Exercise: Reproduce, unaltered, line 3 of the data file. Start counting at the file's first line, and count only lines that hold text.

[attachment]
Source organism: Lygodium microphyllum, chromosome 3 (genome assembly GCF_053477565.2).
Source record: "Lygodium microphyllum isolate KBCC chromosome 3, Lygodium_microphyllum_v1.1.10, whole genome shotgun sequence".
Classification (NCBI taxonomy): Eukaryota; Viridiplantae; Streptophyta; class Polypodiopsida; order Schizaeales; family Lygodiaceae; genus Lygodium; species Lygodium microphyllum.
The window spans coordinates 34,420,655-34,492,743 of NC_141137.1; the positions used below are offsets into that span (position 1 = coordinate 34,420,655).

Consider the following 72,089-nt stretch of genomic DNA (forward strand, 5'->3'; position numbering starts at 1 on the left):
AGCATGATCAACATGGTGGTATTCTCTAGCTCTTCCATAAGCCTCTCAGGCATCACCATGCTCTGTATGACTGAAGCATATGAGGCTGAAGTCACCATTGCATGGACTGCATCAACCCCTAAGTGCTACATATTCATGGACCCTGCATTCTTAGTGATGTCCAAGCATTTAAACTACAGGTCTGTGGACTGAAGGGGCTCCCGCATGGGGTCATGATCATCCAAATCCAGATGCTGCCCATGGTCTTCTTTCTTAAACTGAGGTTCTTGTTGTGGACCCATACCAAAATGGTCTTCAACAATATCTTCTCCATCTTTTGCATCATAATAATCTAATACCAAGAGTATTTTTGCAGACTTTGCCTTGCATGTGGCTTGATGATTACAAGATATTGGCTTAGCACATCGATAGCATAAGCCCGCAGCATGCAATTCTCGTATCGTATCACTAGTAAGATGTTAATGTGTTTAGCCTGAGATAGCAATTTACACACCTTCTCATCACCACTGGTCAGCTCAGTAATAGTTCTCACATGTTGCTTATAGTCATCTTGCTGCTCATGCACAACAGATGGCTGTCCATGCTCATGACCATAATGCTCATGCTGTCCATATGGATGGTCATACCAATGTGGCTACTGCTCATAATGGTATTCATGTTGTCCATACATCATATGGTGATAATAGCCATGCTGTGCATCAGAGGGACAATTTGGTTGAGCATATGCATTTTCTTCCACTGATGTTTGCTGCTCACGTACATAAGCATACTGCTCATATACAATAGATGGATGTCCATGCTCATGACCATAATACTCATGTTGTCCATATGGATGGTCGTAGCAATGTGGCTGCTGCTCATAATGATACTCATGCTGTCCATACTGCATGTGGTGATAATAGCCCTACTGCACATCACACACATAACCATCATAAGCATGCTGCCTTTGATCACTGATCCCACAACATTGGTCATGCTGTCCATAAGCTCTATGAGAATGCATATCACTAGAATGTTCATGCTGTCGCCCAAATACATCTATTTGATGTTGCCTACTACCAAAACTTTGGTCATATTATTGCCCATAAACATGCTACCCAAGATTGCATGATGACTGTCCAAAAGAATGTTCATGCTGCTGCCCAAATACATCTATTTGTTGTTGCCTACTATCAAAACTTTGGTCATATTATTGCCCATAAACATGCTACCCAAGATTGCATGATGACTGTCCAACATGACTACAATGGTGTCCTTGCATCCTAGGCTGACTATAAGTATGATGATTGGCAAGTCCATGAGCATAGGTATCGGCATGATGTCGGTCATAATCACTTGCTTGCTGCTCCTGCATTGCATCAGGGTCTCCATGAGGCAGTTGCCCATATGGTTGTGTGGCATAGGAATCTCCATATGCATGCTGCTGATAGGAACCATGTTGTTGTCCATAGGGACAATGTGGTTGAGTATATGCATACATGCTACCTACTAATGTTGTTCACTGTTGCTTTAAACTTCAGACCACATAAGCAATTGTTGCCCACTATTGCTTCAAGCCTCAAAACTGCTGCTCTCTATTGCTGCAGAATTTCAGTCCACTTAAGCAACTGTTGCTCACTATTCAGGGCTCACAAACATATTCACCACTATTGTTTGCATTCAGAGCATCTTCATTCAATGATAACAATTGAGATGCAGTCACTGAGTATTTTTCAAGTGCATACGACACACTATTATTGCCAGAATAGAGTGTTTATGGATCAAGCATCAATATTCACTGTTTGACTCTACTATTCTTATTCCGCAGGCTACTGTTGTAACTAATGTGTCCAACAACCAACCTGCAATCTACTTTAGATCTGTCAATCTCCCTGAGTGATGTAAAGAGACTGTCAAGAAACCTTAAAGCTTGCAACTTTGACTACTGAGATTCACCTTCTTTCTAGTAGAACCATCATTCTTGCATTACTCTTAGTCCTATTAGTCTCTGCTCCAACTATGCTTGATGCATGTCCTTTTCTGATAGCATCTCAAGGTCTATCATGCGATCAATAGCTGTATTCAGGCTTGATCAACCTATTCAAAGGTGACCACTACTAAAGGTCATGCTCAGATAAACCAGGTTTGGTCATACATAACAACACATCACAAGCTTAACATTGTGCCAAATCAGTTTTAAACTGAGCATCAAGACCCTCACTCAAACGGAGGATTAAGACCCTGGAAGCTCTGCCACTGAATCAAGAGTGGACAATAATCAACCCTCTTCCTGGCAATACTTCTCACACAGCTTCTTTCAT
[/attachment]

Classification (NCBI taxonomy): Eukaryota; Viridiplantae; Streptophyta; class Polypodiopsida; order Schizaeales; family Lygodiaceae; genus Lygodium; species Lygodium microphyllum.